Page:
2. LaSalle will go into Wednesday’s game against Villanova with a 4-2 record. Not even Jarrell Wright’s 19 points could move the Explorers past Vanderbilt on Saturday, as LaSalle lost 68-55. While 4-2 is a decent start, coach John Giannini has some issues on his hands. His team is missing easy scoring opportunities by committing turnovers and missing free throws; forget about 3-pointers. Giannini is apparently channeling Andy Reid, and says, “We need to get better.”
To be fair, LaSalle’s other loss this season is to reigning ACC champs and 9th-ranked Virginia. Luckily, the rest of the A-10 conference is off to a similar start this season.

3. Temple’s Mark Williams led the Owls to a 76-67 victory over Penn last Tuesday night. Three others (Will Cummings, Quentin DeCosey, and Josh Brown) also had double-digit games. Granted, Penn is a terrible team; however, Temple succeeded in shaking off their losses to Duke and UNLV. The Owls entered Sunday’s game against LIU Brooklyn with a win against Penn under their belt, and thanks in large part to Quentin DeCosey’s three 3-pointers, the Owls took the game 70-56 in overtime. Starters Josh Brown and Will Cummings, along with DeCosey, have been putting up consistent numbers so far this season. Cummings, a senior, and DeCosey, a junior, are showing the leadership that coach Fran Dunphy needs. Temple absolutely has the ability to hold its own in the American conference this season, and hopefully surpass last year’s 9-22 record. The Owls play at Saint Joe’s on Wednesday at 6:30 pm.

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MLB to Test New Time-Saving Rules

October 7th, 2014 by AmyMac | Comments Off on MLB to Test New Time-Saving Rules | Filed in Baseball, General, Phillies
Hamels might find himself watching a clock soon.

Hamels might find himself watching a clock soon.

For those of us who love baseball, we hear it a lot.  “Baseball games take too long.” “Baseball is boring to watch.” “I don’t’ know how you can sit through three hours of that.”  To these statements, I’ll (for once) respond with diplomacy: Baseball isn’t for everyone.

Yes, some games last longer than the average three hours.  Sometimes games go into extra innings and extend into the wee hours of the night, long past everyone’s bedtime.  There’s a reason we refer to that as “free baseball,” though: we like it.  For those of us who don’t leave the ballpark before the last out is recorded, we understand – and enjoy – that baseball games can be lengthy.  We know not to make concrete plans for later, and we like it that way. Of course, there are factors that can add to the time length; however, I’ve always seen mound visits and pitching changes as ways to potentially – and deliberately – stall the game.  It’s part of baseball’s charm.

Recently, MLB formed a “Pace of Game” committee to brainstorm time-saving tactics in the world of professional baseball.  The Arizona Fall League, whose games begin today, will test the six new rules.  They are, in no particular order, as follows:

1. Hitters must keep at least one foot inside the batter’s box at all times.  An umpire can grant a time out to a batter.

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2014 AmyMac Awards

October 7th, 2014 by AmyMac | Comments Off on 2014 AmyMac Awards | Filed in Baseball, General, Phillies
The sun has officially set on the Phils' 2014 season.

The sun has officially set on the Phils’ 2014 season.

Here in Philadelphia, we might not have postseason baseball to enjoy.  We don’t have a legendary Jeter-like career to celebrate, or even a relief pitcher with whom we’d love to dance (looking at you, Tom Wilhelmsen).  We do, however, have some memories.  Welcome to the 2014 AmyMac awards.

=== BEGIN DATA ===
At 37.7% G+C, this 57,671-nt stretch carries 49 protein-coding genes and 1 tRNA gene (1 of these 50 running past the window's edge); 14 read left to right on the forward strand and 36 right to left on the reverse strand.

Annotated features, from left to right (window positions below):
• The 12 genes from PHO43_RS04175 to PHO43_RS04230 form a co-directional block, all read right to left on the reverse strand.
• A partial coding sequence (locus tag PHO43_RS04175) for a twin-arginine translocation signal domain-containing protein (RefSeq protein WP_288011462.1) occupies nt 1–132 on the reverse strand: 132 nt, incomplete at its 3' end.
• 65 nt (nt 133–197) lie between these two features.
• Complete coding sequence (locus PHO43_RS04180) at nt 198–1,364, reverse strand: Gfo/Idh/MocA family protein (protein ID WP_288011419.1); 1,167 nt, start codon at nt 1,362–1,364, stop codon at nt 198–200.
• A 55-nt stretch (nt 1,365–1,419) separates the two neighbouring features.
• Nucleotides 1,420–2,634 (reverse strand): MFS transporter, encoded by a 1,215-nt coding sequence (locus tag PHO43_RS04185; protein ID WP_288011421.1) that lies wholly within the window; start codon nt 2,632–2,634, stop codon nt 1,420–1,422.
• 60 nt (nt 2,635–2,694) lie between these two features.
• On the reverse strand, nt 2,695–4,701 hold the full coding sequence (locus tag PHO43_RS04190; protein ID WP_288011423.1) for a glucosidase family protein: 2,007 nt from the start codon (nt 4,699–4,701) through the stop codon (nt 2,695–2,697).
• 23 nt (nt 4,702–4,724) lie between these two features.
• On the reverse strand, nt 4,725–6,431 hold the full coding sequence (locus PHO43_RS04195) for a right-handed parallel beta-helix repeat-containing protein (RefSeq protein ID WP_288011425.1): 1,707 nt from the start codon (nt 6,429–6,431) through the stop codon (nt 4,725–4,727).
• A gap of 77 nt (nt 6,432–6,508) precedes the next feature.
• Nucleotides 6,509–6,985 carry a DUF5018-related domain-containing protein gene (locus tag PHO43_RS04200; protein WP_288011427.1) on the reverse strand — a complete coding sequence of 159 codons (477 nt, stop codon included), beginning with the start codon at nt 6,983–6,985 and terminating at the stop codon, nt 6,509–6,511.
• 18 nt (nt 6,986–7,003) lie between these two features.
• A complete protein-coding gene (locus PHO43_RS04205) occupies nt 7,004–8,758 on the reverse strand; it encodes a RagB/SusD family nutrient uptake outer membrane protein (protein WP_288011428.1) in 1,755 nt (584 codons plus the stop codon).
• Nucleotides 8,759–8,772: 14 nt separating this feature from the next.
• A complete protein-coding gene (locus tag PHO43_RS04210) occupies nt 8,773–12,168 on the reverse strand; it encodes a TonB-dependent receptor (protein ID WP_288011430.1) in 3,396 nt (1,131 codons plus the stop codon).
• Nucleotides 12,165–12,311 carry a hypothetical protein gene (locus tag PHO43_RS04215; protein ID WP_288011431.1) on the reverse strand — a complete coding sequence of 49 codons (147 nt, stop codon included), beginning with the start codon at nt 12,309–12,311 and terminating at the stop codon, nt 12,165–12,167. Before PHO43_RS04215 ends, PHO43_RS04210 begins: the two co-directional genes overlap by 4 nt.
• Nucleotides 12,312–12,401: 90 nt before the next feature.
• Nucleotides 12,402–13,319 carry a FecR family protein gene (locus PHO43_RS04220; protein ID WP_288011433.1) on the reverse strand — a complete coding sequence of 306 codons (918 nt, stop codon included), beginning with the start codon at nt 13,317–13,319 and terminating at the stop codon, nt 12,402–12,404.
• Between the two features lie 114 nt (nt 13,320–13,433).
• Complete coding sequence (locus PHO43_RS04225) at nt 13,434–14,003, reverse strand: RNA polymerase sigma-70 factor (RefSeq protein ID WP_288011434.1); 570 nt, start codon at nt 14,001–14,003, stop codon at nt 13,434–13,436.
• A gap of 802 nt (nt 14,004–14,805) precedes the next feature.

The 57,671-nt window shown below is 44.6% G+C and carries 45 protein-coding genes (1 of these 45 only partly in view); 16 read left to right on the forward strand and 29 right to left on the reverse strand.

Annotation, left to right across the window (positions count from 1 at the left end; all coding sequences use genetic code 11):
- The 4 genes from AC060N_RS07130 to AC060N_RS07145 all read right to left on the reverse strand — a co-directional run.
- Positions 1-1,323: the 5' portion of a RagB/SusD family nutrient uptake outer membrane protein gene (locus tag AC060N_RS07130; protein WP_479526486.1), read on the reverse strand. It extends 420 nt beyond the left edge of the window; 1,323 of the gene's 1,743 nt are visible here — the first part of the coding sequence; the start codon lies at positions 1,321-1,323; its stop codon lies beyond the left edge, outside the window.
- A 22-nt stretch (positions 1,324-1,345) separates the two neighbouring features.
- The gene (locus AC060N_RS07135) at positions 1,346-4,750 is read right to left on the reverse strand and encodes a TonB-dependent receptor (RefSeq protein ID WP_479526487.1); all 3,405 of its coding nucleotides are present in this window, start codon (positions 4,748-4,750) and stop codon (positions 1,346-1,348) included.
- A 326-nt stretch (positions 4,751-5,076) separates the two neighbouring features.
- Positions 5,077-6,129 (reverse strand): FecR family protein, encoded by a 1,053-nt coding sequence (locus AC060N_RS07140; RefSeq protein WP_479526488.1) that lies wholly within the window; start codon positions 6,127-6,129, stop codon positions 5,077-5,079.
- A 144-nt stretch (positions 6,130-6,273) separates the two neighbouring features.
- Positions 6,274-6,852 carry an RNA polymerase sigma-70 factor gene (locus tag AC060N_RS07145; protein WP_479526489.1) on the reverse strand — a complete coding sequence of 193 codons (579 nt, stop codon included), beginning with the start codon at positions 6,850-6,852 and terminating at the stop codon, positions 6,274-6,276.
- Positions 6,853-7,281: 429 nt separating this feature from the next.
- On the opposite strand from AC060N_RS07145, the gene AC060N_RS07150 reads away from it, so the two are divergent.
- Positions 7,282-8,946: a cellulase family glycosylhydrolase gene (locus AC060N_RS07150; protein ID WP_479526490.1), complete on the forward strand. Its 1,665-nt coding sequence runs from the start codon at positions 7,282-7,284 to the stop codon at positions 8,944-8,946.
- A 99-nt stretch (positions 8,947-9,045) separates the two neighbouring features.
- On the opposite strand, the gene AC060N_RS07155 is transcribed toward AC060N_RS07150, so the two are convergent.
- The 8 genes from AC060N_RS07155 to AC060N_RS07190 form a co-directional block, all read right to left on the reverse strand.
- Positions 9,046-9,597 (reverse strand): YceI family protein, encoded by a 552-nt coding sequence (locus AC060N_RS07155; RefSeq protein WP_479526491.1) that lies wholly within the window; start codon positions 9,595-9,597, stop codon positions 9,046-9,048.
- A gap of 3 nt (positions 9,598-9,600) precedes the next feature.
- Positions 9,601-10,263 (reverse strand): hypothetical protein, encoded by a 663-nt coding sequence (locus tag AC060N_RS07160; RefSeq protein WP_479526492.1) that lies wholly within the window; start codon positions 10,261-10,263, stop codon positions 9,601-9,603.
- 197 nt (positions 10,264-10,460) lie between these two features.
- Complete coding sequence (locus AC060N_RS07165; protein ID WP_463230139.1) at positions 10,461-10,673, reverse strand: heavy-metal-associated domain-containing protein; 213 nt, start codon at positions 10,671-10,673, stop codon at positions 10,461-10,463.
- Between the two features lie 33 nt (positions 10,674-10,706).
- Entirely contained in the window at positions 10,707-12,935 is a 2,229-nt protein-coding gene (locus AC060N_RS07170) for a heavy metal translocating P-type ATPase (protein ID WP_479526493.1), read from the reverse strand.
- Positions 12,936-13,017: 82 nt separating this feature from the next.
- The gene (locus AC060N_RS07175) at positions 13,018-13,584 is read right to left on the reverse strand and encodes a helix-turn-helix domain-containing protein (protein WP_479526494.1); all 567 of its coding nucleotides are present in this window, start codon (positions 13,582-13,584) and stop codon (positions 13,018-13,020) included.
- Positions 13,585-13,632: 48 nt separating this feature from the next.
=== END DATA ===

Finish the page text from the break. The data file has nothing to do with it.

Most Honest About Stealing Money from the Phillies:  Mike Adams

Least Honest About Stealing Money from the Phillies:  Antonio Bastardo

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I Still Hate Jonathan Papelbon

September 16th, 2014 by AmyMac | Comments Off on I Still Hate Jonathan Papelbon | Filed in Baseball, General, Phillies
Jonathan Papelbon reacts to booing from Phillies fans.

Jonathan Papelbon reacts to booing from Phillies fans.

During the ninth inning of the Phillies-Marlins game yesterday, Jonathan Papelbon allowed four runs on four hits and one walk, resulting in a 5-4 Phillies loss.  Phillies fans booed Papelbon upon his blown save, and he responded with a crotch-grabbing tantrum.  (Umpire Joe West swiftly ejected Pap.) I haven’t always agreed with West’s decision-making; you might recall his use of instant replay to reverse a call in September 2011 that resulted in Manuel’s announcement that the Phils would continue to play under protest.  Tossing Pap yesterday, though, was 100% the correct call.

I’ve said plenty to and about Papelbon over the past couple years, and I stand by all of it.  He has one job: shut it down.  Come into the game – not every night, mind you – hold the lead, record three outs, and shut it down.  He has just one job, for which he is grossly overpaid, but he continues to make things far more difficult than they need to be.  Papelbon, I’ve asked you in the past – don’t tell the media you “didn’t come here for this,” don’t try to engage fans one way or another, don’t blame your teammates, don’t get yourself into a jam just to see if you can get out of it, don’t disrespect your manager – just shut it down.  That’s it.  Record three outs, take a shower, and go the hell home. I’d like to remind you, sir, that we didn’t bring you here for this.

While we fans should be content with Papelbon’s 37 saves in 40 opportunities this season, I think I speak for many of you when I say that we’re not content with the $13M it has cost in just 2014.

None of this is new, though.  I’ve said it all before.  What is new, however, is Jonathan Papelbon’s new low: reacting like a punk-ass kid who didn’t get his way.  Did he miss the memo that Philadelphia is a tough crowd?